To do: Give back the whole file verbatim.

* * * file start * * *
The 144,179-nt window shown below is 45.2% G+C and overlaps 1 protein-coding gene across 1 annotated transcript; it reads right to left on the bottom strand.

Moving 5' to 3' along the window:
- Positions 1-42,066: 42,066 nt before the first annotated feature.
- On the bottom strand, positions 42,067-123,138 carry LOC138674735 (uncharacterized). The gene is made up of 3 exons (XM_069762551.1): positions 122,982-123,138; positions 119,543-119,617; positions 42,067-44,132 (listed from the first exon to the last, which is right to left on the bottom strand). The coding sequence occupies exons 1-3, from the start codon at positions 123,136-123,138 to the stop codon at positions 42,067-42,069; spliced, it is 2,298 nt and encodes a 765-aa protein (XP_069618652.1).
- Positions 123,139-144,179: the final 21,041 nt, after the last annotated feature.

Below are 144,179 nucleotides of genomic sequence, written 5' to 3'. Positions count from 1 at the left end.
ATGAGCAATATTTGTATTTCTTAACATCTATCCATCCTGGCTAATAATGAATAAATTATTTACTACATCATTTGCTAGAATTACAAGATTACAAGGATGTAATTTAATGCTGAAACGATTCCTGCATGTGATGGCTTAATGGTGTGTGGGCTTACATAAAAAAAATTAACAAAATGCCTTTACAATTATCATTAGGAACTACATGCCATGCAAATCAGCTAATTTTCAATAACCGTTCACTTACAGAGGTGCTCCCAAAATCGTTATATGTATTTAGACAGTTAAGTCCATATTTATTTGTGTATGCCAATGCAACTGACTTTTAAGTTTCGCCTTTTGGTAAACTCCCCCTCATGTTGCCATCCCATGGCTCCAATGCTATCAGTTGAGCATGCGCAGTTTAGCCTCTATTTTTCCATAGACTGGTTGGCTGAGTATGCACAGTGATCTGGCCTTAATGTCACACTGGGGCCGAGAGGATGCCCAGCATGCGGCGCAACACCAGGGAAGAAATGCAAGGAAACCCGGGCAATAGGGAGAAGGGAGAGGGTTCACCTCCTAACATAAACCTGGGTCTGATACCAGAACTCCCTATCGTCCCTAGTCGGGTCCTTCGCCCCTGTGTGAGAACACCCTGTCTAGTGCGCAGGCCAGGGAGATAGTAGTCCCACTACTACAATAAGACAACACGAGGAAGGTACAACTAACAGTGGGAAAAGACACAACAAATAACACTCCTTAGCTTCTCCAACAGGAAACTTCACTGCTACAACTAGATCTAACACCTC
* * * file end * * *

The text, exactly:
The 144,179-nt window shown below is 45.2% G+C and overlaps 1 protein-coding gene across 1 annotated transcript; it reads right to left on the bottom strand.

Moving 5' to 3' along the window:
- Positions 1-42,066: 42,066 nt before the first annotated feature.
- On the bottom strand, positions 42,067-123,138 carry LOC138674735 (uncharacterized). The gene is made up of 3 exons (XM_069762551.1): positions 122,982-123,138; positions 119,543-119,617; positions 42,067-44,132 (listed from the first exon to the last, which is right to left on the bottom strand). The coding sequence occupies exons 1-3, from the start codon at positions 123,136-123,138 to the stop codon at positions 42,067-42,069; spliced, it is 2,298 nt and encodes a 765-aa protein (XP_069618652.1).
- Positions 123,139-144,179: the final 21,041 nt, after the last annotated feature.

Below are 144,179 nucleotides of genomic sequence, written 5' to 3'. Positions count from 1 at the left end.
ATGAGCAATATTTGTATTTCTTAACATCTATCCATCCTGGCTAATAATGAATAAATTATTTACTACATCATTTGCTAGAATTACAAGATTACAAGGATGTAATTTAATGCTGAAACGATTCCTGCATGTGATGGCTTAATGGTGTGTGGGCTTACATAAAAAAAATTAACAAAATGCCTTTACAATTATCATTAGGAACTACATGCCATGCAAATCAGCTAATTTTCAATAACCGTTCACTTACAGAGGTGCTCCCAAAATCGTTATATGTATTTAGACAGTTAAGTCCATATTTATTTGTGTATGCCAATGCAACTGACTTTTAAGTTTCGCCTTTTGGTAAACTCCCCCTCATGTTGCCATCCCATGGCTCCAATGCTATCAGTTGAGCATGCGCAGTTTAGCCTCTATTTTTCCATAGACTGGTTGGCTGAGTATGCACAGTGATCTGGCCTTAATGTCACACTGGGGCCGAGAGGATGCCCAGCATGCGGCGCAACACCAGGGAAGAAATGCAAGGAAACCCGGGCAATAGGGAGAAGGGAGAGGGTTCACCTCCTAACATAAACCTGGGTCTGATACCAGAACTCCCTATCGTCCCTAGTCGGGTCCTTCGCCCCTGTGTGAGAACACCCTGTCTAGTGCGCAGGCCAGGGAGATAGTAGTCCCACTACTACAATAAGACAACACGAGGAAGGTACAACTAACAGTGGGAAAAGACACAACAAATAACACTCCTTAGCTTCTCCAACAGGAAACTTCACTGCTACAACTAGATCTAACACCTC